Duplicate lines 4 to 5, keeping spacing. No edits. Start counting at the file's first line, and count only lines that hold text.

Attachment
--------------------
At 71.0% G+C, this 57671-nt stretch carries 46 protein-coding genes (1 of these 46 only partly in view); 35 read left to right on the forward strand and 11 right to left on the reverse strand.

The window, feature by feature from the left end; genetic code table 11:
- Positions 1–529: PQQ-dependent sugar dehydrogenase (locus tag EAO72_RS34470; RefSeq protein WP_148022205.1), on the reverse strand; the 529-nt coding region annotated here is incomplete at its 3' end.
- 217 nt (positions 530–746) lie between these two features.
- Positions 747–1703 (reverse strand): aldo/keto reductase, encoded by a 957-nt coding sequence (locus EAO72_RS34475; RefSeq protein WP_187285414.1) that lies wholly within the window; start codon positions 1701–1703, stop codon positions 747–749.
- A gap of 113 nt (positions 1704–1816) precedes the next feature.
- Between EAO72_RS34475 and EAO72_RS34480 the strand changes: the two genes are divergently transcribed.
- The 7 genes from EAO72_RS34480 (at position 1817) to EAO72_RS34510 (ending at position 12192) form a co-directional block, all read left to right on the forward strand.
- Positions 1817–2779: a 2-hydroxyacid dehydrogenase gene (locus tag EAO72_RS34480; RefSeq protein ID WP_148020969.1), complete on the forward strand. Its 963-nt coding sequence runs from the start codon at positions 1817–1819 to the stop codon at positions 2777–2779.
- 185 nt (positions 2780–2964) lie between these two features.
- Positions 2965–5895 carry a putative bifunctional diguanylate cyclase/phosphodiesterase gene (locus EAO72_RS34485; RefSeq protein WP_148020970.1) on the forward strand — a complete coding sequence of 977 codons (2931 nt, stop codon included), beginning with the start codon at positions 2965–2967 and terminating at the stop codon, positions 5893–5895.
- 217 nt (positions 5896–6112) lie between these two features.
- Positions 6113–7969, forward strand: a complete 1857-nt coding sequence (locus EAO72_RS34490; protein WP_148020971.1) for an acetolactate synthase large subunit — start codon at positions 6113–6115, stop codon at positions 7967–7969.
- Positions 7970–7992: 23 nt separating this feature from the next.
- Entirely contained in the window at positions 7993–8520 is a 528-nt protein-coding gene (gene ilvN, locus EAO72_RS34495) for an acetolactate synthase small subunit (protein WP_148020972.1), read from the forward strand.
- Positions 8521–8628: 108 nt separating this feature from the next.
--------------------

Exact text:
- 217 nt (positions 530–746) lie between these two features.
- Positions 747–1703 (reverse strand): aldo/keto reductase, encoded by a 957-nt coding sequence (locus EAO72_RS34475; RefSeq protein WP_187285414.1) that lies wholly within the window; start codon positions 1701–1703, stop codon positions 747–749.